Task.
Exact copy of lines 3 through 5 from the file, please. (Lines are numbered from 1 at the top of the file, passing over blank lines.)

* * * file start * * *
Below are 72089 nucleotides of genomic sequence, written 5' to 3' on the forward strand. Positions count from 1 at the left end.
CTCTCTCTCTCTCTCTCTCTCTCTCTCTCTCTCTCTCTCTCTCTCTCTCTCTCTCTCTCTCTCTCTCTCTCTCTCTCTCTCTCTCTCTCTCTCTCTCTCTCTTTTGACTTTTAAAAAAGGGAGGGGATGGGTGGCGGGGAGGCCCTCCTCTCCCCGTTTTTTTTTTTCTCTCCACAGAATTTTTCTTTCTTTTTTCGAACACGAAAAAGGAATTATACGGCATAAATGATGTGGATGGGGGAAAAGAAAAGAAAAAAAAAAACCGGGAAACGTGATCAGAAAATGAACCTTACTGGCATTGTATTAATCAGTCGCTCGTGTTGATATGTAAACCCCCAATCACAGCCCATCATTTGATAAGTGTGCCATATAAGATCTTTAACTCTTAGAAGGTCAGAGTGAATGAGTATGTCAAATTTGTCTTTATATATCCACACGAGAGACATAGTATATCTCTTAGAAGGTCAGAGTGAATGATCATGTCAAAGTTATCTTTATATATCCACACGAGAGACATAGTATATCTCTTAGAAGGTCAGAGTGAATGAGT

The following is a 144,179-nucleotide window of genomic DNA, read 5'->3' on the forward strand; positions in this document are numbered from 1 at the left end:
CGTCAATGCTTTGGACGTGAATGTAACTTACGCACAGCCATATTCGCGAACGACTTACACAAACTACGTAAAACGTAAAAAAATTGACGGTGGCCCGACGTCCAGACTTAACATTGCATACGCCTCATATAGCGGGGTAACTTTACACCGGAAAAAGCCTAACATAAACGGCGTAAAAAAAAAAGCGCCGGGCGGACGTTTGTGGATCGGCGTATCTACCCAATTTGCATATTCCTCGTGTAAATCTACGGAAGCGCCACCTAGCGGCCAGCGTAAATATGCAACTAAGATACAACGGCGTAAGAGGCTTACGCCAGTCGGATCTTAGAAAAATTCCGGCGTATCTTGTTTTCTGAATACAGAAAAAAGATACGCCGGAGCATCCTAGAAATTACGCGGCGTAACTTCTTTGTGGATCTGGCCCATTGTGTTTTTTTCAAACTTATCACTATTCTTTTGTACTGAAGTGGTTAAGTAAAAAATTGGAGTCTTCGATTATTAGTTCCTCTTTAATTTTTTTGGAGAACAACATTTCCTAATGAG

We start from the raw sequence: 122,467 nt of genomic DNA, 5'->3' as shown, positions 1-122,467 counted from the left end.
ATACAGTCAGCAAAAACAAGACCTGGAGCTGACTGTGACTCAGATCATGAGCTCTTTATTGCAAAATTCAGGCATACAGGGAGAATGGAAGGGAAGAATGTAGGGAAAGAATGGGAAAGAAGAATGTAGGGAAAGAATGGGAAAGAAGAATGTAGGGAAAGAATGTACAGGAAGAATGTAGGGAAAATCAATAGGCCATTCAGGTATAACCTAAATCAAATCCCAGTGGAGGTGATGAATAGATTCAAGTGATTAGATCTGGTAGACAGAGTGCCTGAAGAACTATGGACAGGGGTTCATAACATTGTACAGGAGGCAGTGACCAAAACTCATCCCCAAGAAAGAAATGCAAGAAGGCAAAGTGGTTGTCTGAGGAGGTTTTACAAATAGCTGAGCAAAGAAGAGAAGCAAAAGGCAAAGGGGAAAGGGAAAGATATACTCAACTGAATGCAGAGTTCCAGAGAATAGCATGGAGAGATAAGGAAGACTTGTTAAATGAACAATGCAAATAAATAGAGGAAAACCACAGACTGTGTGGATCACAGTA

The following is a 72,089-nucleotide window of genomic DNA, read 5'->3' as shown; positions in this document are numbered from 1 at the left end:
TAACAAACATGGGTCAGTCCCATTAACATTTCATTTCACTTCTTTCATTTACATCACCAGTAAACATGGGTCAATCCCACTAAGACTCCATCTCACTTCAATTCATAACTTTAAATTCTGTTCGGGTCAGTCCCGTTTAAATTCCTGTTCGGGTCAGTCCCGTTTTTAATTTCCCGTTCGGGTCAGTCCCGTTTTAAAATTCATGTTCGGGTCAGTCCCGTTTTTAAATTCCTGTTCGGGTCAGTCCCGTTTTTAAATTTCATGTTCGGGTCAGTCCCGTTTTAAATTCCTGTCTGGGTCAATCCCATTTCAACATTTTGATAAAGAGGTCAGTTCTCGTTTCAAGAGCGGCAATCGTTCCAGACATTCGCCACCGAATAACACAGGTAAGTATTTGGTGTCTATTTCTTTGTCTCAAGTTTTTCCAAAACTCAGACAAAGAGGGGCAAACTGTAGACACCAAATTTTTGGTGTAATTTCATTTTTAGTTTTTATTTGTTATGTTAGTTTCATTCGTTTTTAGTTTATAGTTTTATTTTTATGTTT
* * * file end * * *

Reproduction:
The following is a 144,179-nucleotide window of genomic DNA, read 5'->3' on the forward strand; positions in this document are numbered from 1 at the left end:
CGTCAATGCTTTGGACGTGAATGTAACTTACGCACAGCCATATTCGCGAACGACTTACACAAACTACGTAAAACGTAAAAAAATTGACGGTGGCCCGACGTCCAGACTTAACATTGCATACGCCTCATATAGCGGGGTAACTTTACACCGGAAAAAGCCTAACATAAACGGCGTAAAAAAAAAAGCGCCGGGCGGACGTTTGTGGATCGGCGTATCTACCCAATTTGCATATTCCTCGTGTAAATCTACGGAAGCGCCACCTAGCGGCCAGCGTAAATATGCAACTAAGATACAACGGCGTAAGAGGCTTACGCCAGTCGGATCTTAGAAAAATTCCGGCGTATCTTGTTTTCTGAATACAGAAAAAAGATACGCCGGAGCATCCTAGAAATTACGCGGCGTAACTTCTTTGTGGATCTGGCCCATTGTGTTTTTTTCAAACTTATCACTATTCTTTTGTACTGAAGTGGTTAAGTAAAAAATTGGAGTCTTCGATTATTAGTTCCTCTTTAATTTTTTTGGAGAACAACATTTCCTAATGAG

We start from the raw sequence: 122,467 nt of genomic DNA, 5'->3' as shown, positions 1-122,467 counted from the left end.